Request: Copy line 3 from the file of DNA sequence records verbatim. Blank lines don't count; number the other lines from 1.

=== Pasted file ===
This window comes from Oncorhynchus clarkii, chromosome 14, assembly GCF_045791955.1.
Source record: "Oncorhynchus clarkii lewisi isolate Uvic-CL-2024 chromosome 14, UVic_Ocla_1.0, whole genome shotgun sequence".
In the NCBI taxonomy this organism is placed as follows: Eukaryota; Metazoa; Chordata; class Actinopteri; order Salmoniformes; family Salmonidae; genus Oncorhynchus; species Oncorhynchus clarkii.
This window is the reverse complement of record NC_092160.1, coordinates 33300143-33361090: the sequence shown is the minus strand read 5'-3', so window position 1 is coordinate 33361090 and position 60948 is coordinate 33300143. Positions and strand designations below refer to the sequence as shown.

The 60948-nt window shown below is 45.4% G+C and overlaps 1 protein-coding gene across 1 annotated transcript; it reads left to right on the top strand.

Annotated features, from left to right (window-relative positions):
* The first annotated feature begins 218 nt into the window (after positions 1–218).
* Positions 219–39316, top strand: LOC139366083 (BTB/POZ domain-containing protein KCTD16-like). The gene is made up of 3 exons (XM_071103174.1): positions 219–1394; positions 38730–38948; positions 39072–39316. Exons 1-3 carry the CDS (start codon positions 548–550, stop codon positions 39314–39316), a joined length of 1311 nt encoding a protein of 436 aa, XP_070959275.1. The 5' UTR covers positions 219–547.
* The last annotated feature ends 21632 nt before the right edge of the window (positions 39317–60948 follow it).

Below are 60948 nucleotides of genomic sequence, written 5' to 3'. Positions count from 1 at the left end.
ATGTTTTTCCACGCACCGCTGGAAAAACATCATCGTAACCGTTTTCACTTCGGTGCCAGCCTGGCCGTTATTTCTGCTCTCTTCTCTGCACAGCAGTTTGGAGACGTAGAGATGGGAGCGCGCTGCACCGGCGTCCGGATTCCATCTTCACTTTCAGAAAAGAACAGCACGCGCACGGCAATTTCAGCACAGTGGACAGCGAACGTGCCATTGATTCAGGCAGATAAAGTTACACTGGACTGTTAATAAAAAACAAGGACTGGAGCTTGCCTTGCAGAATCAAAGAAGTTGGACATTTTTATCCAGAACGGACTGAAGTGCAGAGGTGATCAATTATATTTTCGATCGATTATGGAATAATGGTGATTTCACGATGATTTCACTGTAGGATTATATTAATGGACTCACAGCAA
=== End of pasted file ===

In the NCBI taxonomy this organism is placed as follows: Eukaryota; Metazoa; Chordata; class Actinopteri; order Salmoniformes; family Salmonidae; genus Oncorhynchus; species Oncorhynchus clarkii.